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In the gaming world, a character background is a brief story about the major things a character has done before they enter the events of a game. Some DMs will ask players to write something up for a character before the first game session, so that they have a better sense of their character. It can help a player learn about what their character is like and why. It can also help the DM get to know the characters, and to build plots using things from the past. Because, as we all know, just when you thought you've left the past behind, it comes up and takes a bite.

The interesting thing is, most gaming systems I've seen have not made a background vital to character creation, and have not offered much of a reward for players who make them. Stargate is a big exception.

Backgrounds in Stargate are basic plots that a player can choose to invest in for their character. This is a way for players to create plots around their characters, of their own free will, and that is not a small thing. Players are constantly surrounded by plots of the DM's design, but this system allows the players to pick things for themselves that they are interested in facing.

By spending skill points, a player can choose for their character to have mild amnesia, or owe a debt to some shady characters, or other such things. There is a decent list of backgrounds in the book and you can also make more. A background can have a rating from one to five, with one point indicating a mild situation, and five points indicating a monumental situation. It's the difference between starting to forget where you've placed your keys and completely having no memory - and needing your memories desperately in order to survive. Right now.

When the character faces their background during gameplay, they gain a certain number of experience points for dealing with it. If the background was only touched on and didn't cause too much conflict, the character gains a lower amount of experience points. If the background was a major focus of the session, the character gains a higher amount. This gives players a real reward for involving their characters in more complicated plots, and it can give the DM some fun material to work with.

If, however, the DM doesn't use a character's background for three game sessions, the player can "cash" it in for experience. The character will no longer have the background, but they will have earned some experience to make up for the skill points they spent. It doesn't help a player to have put skill points into a background for nothing, so having the option to "cash" it in helps if the DM is really having trouble finding a place for it.

Player characters are not supposed to invest more than five points at a time in backgrounds. They are also supposed to be limited to two different backgrounds at a time. Anyone who's watched the show knows that SG-1's members have had tons of backgrounds, and far more than two at once. It seems reasonable to place a limit on backgrounds so that they don't completely eat up a character's points, or the action of the game- there has to be room for more than a character's personal life, especially if you're running the standard, military-issue game. The DM might want to set a bit of a higher limit for advanced characters, since they will encounter more as the game progresses.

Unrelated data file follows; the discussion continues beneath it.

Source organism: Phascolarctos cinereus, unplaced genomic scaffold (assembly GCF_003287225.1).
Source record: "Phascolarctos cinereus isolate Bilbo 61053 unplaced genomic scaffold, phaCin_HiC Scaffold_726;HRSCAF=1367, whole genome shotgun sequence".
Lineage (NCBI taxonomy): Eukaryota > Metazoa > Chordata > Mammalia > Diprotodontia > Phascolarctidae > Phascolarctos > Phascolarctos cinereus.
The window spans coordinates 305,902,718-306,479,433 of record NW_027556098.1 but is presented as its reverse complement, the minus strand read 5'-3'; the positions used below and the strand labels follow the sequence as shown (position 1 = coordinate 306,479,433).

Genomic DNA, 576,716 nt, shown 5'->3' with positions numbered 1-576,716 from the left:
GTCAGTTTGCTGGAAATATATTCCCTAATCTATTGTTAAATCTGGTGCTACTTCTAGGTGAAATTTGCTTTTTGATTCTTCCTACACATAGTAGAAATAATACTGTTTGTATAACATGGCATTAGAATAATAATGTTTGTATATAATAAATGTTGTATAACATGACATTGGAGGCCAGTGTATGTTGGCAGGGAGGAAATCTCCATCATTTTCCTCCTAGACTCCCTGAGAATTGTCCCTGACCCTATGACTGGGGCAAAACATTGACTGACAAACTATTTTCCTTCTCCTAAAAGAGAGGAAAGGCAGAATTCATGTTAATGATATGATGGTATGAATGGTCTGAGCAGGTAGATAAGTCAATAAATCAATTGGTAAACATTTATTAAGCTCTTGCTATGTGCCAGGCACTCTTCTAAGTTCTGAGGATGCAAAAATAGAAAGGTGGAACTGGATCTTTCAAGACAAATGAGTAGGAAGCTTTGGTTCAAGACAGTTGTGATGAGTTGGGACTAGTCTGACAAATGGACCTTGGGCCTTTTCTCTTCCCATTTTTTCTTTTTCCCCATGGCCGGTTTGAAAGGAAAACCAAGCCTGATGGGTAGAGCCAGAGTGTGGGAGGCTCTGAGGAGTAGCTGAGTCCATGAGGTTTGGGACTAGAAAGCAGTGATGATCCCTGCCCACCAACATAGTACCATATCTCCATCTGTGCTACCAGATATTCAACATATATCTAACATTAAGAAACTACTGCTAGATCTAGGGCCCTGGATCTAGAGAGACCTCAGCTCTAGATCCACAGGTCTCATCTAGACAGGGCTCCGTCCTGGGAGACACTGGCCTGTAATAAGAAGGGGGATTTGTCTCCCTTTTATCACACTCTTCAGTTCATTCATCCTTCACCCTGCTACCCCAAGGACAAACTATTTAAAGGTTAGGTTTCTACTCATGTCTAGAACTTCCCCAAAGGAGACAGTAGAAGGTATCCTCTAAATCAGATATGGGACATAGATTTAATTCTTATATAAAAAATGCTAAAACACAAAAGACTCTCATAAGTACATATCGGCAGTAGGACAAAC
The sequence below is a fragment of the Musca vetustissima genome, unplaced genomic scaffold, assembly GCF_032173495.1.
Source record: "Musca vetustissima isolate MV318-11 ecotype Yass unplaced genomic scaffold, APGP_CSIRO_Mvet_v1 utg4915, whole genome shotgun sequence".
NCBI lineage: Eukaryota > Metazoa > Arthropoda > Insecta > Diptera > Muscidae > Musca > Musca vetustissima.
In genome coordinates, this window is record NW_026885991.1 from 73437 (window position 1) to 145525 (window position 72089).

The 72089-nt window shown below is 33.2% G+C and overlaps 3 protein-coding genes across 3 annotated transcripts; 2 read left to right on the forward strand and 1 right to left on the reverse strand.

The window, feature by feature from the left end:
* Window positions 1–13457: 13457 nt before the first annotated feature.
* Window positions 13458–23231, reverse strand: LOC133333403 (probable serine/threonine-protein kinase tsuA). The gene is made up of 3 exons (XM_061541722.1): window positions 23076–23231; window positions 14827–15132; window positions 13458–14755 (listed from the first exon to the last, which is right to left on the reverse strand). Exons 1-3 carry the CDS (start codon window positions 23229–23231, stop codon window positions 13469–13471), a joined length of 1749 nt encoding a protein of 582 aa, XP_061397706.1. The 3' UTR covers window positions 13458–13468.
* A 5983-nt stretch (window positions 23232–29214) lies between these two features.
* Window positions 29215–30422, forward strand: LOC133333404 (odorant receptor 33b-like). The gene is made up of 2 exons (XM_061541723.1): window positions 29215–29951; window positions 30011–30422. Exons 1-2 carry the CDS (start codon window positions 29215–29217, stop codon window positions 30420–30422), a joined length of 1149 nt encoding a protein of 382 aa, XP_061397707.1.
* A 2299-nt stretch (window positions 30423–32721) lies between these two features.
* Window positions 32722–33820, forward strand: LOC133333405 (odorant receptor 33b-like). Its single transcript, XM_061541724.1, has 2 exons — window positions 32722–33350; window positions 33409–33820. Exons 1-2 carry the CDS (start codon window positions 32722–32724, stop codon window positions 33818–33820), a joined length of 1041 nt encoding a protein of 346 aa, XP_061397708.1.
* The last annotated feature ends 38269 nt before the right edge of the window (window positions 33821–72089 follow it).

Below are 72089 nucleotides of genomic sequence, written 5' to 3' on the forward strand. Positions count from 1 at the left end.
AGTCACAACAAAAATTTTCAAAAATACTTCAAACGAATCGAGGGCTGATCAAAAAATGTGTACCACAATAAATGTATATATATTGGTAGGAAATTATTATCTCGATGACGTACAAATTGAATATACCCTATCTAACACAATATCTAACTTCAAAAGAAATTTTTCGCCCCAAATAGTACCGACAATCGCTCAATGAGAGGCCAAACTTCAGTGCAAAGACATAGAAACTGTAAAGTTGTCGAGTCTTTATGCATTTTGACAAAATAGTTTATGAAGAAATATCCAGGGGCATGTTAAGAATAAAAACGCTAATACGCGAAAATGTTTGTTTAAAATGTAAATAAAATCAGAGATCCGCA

Some gamers have expressed the sentiment that they wish they could get more roleplaying into their gaming, more non-combat plots. This is one way to do so. The system is tailored for Stargate, and in some ways it might even be necessary. It can be difficult to make a military-based game more person-based; the backgrounds system can help with that. But it can easily be adapted to fit just about any other game, even if it is not in the same sci-fi vein. It might also be what a lot of gamers have been looking for: a system mechanic for those ghosts in the closet.

Example: Sha're, Daniel Jackson's Lost Love

Hammond: Is there something I can help you with, Dr. Jackson?
Jackson: Yes sir. I've come to tender my resignation.
Hammond: I won't accept it.
Jackson: I'm not military, sir. And it's a free country. Last I checked, anyway.
Hammond: You're obviously in an emotional state right now. You're making rash decisions. Why don't you take some personal time, then see how you feel.
Jackson: That's not necessary, Sir. I joined this program so that I could find my wife. I found her. End of story.
- Stargate SG-1, "Forever in a Day"

Daniel Jackson with Sha're

Sha're was a native of Abydos and was offered to Daniel Jackson as a wife when he first visited the planet in the Stargate movie. Daniel did not take advantage of his gift, however, but fell madly in love with her and gave himself to her instead. Their marriage was still in the throes of passion when Sha're was captured by the Goa'uld System Lord Apophis. Not only was she kidnapped and taken to a distant planet, Sha're was also implanted with a Goa'uld symbiote who took over her body. Daniel Jackson joined up with SG-1 with the purpose of finding his wife, and for a long time he fought to help her. Because of the powerful Goa'uld who kept her and her own symbiote, this Lost Love background would be worth the full five points. Sha're was taken from Daniel in just about every way she could be, until she was taken from him forever.